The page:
Sometimes I get a hankering to go see them. I’ve been thinking of them, how nice it would be to spend some time in their company. These particular friends never come to see me–I always have to go see them. And that’s OK. It pleases me to know that they are just fine at home.
It’s a short ski from Highway 97 to where they live. The day I went, it was cold enough to keep the snow from settling and sticking. My skis pushed through the powder almost without effort. Occasionally a few flakes would swirl down from the sky, but there were moments of blue sky as the clouds wafted apart. Before long, I had found my way to the meadow where my friends make their home. The forest is dense all around there, one of those “unhealthy” forests that we hear about from land managers trying to justify ecosystem intervention. The original intervention was 100 years of fire suppression. Without frequent low-intensity fires, ground fuels built up and many small trees fill the spaces in the understory. Mother Nature is creative, and sent defoliating insects to thin the forest since fire wasn’t allowed. Fire came anyway in 2012, and humans scampered through the stand with a light underburn intended to slow the big Table Mountain fire. Since then, the budworms have died off and many of the smaller dead trees are falling down.
None of this has affected my friends. They live in the open, and even if a low-intensity ground fire came along, their thick bark would smolder and likely withstand the flames. Their branches are high overhead, so fire would have to climb up to them.
My friends are much older and wiser than I. They were probably adults when the botanical collector David Douglas came to this part of the world and named their kin Pinus ponderosa. Ponderous pines. Slow-growing, patient, tough as nails. Yet also filled with character as they age, taking on a sway or a lean. Symmetry is not as important to them as it is for true firs or spruce. One or two heavy branches can droop toward the ground, giving them a lopsided demeanor.
The color of their bark reminds me of cinnamon, and the flaky shapes are like puzzle pieces. The shallow furrows in the bark are darker. When I look closely, I can see the dingy sulfur yellow powder of last year’s pollen collected in cracks. Maybe a spider web here or there. Perhaps some dried pitch, hardened and amber. Some people say the bark smells like vanilla, but I swear I have never smelled this. When the sun shines on them, the only scent is warm ponderosa pine. Nothing like it.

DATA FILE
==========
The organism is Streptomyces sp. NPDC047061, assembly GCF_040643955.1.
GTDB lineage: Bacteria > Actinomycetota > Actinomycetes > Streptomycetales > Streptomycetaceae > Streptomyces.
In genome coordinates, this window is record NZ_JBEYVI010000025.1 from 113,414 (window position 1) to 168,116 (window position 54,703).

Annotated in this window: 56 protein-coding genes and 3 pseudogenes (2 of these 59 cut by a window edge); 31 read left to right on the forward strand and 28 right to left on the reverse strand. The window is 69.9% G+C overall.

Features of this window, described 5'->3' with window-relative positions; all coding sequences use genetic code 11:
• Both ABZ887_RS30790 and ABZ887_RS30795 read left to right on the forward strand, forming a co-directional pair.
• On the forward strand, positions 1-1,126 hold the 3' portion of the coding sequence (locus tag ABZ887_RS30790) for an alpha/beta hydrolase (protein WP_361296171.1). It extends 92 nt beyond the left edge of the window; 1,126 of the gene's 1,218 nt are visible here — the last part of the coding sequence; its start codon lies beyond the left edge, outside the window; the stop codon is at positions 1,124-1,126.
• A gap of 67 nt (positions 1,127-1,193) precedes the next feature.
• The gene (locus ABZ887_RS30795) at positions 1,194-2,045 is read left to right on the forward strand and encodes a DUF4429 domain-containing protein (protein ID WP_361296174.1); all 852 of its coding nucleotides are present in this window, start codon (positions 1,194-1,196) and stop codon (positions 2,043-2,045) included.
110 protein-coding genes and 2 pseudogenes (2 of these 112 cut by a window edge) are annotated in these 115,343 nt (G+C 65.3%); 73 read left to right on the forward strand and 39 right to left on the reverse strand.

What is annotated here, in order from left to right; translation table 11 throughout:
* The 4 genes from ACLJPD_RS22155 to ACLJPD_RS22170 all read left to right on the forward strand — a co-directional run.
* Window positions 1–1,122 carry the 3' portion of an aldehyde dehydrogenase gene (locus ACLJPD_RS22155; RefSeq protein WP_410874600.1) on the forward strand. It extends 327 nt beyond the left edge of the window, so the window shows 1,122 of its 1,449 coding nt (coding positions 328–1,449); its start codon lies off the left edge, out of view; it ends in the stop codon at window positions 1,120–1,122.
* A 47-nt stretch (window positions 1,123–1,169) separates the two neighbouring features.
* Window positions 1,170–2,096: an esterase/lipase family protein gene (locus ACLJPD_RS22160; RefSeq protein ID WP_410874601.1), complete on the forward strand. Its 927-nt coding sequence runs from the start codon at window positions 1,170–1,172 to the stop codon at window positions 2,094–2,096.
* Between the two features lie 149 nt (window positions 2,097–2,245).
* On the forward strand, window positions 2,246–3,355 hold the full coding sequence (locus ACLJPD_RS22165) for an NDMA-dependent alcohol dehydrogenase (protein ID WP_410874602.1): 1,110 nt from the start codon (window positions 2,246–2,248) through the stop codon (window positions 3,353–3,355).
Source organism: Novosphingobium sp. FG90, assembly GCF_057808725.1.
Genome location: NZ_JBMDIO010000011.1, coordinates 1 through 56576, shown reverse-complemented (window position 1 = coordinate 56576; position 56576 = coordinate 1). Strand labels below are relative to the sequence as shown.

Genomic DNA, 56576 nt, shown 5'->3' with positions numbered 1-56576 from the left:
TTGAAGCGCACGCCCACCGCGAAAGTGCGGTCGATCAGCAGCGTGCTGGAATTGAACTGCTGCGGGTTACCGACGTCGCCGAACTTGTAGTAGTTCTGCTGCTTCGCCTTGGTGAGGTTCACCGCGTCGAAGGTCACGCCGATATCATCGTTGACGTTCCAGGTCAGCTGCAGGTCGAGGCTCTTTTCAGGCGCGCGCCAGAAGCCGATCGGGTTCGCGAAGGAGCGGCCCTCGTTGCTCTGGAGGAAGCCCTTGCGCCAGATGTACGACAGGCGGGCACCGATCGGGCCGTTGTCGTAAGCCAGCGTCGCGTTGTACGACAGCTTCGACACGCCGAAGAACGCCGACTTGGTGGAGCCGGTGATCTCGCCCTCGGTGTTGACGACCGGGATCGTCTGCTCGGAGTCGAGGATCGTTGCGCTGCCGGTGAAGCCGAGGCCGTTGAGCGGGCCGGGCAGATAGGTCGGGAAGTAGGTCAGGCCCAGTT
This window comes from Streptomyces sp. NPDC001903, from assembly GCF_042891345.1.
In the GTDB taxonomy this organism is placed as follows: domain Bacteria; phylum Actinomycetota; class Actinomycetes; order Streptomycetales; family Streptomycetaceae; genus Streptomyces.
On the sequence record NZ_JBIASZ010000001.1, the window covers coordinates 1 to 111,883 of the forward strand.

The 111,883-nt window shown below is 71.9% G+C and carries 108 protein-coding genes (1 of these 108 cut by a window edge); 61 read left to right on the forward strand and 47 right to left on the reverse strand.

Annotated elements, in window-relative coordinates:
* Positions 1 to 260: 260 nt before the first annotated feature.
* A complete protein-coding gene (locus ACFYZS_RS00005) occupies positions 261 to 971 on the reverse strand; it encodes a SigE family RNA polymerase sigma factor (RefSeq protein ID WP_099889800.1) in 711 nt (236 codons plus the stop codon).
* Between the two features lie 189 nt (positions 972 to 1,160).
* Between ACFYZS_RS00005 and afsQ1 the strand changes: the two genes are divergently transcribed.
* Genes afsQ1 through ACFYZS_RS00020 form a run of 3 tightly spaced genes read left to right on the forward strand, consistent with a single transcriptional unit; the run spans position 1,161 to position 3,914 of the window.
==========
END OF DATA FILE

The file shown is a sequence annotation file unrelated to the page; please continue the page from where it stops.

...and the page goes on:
I hang out with my friends in their meadow, happy to be with them after a long absence. I snuggle up as close as I can without taking my off my skis and stare up into the crown and out at the sky. Then look past the trunk to neighbors. I’m happy to be there.
Much has been discovered recently about how plants live. What they sense, how they communicate, how they help each other. Suzanne Simard of the University of British Columbia has done ground-breaking work on how forest trees collaborate communally through their roots. I’ve always had an affinity for trees, but all these discoveries have increased my sense of wonder and appreciation of trees as co-inhabitants of the world. They are much more than inert towers of wood that drop needles and cones into my yard and provide perches for birds. Trees are mysterious.
It is unfashionable to be anthropomorphic, but standing next to the pine tree I wonder if it has any awareness of my presence, any inkling of me exuding joy, goodwill and dare I say it, love? Are trees sentient? Not in any animal intelligent way of course, but are they aware of other creatures, we short-lived rapidly-vibrating warm-blooded mobile things like birds and squirrels and humans? I would like to think so, but I truly do not know and am unlikely ever to know.
And that’s OK too. As long as I can visit them–these pines below Tronsen Ridge, the big doug-firs along the Pete Lake trail, those few hemlocks along Spinola Creek, a particular larch tree on the way to Haney Meadow…things will be right in my world. We all rely on old friends to help us keep our perspective, and I’m beyond grateful to all of my old friends.
For more amazing stuff, check out What A Plant Knows by Daniel Chamovitz, The Hidden Life of Trees by Peter Wohlleben, and Suzanne Simard’s TED talk, linked above.
3 thoughts on “Visiting Old Friends”
We love trees. On our 1.2 acres on Hollywood Hill Woodinville , We have many species of trees including Alaska Cedars, Grand firs and Silver firs. The hike up Cath. Trail is so inspiring to stare up the trunks of these old beauties. Always enjoy your writings.
Have been missing your posts. The name change caught me off guard. There is a wonder full old doug. fir a few hundred yards up the Cathedral trail I know your familier with. Several others in that grove. I believe you wee involved in clearing some of ti’s some what younger cousins off the trail. Will send a picture in reply if I can.
Daughter Kate, hugging the great grandaddy of the Cle Elum Forest.